Whether your organization is a consumer packaged goods (CPG) company, an industrial manufacturer of raw materials or somewhere in between, your business will not thrive without effective sales and marketing efforts. The world’s best organizations seamlessly align these two functions with leaders who understand the need for synergy, develop strong strategic alignment and prioritize the design and execution of the sales and marketing pipeline.
In your efforts to drive revenue, natural friction can occur between your sales and marketing teams. According to HubSpot, well-aligned teams are 67% more effective at closing deals and experience 36% higher customer retention rates.
In a world where both functions often operate independently, it’s the strategic alignment of the two teams which separates contenders from pretenders in the marketplace. Here are four keys to effective alignment of your sales and marketing teams and efforts:
- Set and communicate a strong company vision: Effective sales and marketing teams will be passionate about the growth of your organization. Establishing your “why” is a powerful tool in defining goals, aligning on process and minimizing conflict.
- Set both achievable goals and reach goals: Competition is nothing without a few wins, which is why it is first important to set the bar somewhere that’s realistic and achievable for your organization. If you have legitimate reasons to think you can achieve 50% growth this fiscal year, make that your goal – but don’t call that “achievable” if the data says otherwise. Secondly, ensure you set “reach goals” which help propel your team through its initial checkpoints. It can also be beneficial to reward your sales and marketing teams for going the extra mile when “reach goals” are accomplished. People are often motivated by visible rewards, so find what works for your team and put a rewards system in place. If sales and marketing have defined key performance indicators, both teams now have a finish line to run toward.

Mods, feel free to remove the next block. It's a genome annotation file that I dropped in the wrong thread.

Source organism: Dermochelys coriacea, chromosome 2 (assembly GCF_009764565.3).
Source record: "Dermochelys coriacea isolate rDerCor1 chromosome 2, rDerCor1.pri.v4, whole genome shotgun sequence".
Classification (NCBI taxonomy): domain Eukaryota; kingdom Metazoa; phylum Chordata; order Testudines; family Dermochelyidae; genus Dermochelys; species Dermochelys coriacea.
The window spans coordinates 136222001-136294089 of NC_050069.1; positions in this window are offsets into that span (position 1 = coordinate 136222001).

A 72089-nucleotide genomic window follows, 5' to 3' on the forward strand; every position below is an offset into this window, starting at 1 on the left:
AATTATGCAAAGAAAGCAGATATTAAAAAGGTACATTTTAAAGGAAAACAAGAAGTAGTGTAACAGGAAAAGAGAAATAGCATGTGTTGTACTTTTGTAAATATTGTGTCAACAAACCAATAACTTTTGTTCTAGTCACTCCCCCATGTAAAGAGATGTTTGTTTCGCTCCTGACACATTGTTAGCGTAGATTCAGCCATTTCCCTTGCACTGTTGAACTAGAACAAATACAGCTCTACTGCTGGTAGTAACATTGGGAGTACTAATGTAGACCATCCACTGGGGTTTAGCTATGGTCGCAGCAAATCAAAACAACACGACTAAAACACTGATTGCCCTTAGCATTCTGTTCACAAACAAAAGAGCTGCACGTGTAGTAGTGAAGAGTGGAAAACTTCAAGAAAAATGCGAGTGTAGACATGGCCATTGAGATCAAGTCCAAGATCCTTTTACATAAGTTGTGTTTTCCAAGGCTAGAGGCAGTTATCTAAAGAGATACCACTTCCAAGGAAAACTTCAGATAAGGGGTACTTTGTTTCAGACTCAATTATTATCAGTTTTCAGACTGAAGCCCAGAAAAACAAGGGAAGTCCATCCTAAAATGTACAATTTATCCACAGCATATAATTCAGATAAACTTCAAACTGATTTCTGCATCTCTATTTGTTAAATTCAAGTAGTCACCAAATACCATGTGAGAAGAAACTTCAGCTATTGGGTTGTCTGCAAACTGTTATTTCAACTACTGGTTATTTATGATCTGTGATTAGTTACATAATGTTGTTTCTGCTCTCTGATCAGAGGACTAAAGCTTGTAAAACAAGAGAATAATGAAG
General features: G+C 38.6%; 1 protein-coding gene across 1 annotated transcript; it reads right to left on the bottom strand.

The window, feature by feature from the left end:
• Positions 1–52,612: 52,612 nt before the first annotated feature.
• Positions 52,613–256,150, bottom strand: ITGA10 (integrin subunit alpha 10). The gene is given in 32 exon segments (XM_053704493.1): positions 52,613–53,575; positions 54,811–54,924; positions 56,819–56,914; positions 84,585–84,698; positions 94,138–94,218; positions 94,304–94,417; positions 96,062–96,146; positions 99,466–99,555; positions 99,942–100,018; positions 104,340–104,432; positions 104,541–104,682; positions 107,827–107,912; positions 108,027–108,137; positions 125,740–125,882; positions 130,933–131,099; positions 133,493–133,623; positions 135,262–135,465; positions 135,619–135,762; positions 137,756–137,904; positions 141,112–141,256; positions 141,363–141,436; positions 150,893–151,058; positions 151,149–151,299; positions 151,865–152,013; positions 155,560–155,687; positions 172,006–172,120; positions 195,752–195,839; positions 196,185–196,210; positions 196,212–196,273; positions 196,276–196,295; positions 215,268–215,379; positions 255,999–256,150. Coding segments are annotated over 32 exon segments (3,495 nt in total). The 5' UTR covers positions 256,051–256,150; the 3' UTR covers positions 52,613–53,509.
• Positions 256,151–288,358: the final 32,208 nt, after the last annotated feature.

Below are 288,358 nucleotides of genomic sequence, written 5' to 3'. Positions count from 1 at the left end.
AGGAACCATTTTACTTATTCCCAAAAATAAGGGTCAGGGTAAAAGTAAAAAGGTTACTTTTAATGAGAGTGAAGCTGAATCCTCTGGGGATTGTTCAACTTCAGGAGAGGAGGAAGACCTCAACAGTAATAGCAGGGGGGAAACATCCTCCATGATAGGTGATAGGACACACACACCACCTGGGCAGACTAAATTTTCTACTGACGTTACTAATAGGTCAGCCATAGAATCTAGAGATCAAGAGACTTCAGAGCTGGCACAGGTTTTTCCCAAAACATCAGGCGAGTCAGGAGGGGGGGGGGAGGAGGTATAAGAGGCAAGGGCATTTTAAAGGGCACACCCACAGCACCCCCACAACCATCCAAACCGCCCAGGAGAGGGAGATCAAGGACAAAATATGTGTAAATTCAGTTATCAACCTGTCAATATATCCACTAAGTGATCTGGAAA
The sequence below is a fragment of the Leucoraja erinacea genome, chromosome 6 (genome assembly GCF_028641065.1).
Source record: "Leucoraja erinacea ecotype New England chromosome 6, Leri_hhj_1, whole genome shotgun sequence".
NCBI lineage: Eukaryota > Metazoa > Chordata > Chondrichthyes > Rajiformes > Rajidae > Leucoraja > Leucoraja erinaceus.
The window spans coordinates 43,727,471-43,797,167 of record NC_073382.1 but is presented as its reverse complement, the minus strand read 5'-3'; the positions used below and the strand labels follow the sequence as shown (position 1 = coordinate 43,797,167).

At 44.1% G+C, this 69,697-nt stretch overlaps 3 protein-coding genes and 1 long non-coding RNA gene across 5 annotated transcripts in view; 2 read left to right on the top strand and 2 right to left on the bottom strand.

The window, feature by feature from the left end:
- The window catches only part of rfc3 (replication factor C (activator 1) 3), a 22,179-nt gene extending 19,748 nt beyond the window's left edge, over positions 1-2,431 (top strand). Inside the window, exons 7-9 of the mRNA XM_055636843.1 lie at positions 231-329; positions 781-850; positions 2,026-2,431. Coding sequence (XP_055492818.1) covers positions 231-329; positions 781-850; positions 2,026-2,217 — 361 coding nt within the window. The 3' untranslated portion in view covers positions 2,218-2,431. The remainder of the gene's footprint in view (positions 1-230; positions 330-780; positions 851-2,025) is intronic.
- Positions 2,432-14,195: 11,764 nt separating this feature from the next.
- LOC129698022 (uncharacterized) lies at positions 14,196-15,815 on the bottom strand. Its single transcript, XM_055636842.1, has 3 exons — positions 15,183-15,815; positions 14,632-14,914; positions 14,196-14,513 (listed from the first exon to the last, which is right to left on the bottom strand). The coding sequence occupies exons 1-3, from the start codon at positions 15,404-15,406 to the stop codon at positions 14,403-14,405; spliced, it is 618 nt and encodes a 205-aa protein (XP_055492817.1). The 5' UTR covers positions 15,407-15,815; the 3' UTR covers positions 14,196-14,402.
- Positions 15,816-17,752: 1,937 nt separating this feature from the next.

- Define who does what: When sales teams and marketing teams have too much crossover, both teams tend to work inefficiently. There are specific marketing tasks which then move to sales as a buyer works through the sales funnel or flywheel (depending on your sales methodology and terminology). When a clear division of labor is established, it’s much easier to hold each team accountable, measure progress toward your goals, and streamline communications as your teams strive to achieve the organization’s KPIs.
- Document your SOPs: The best organizations have a series of standard operating procedures defining how business should be done across various functions. Think about it: It’s difficult to argue against something that’s clearly defined in the rulebook. The same premise exists here. If your sales and marketing teams understand the SOPs which exist as a buyer works through their journey, you lessen the opportunity for conflict and streamline each teams’ process along the way.
- Communicate each step: Communications to potential buyers can quickly duplicate if sales and marketing are not familiar with the content each is sending into the world. When communications are broadcast into the market, make sure all sales and marketing partners are aware of and familiar with the content. As a buyer is nurtured and approaches the decision stage, teams should engage in continuous feedback to support the buyer’s needs and proceed in lockstep through the decision stage of the buyer’s journey. With both sales and marketing in tow, organizations can celebrate wins and learn from losses in unison.
When sales and marketing teams are well aligned, organizations thrive. When the process is broken, organizations experience stagnation and lose consumer trust. Buyers can quickly tell if your sales and marketing efforts are well aligned – or not – so take time in the coming months to build a better sales and marketing pipeline in your organization.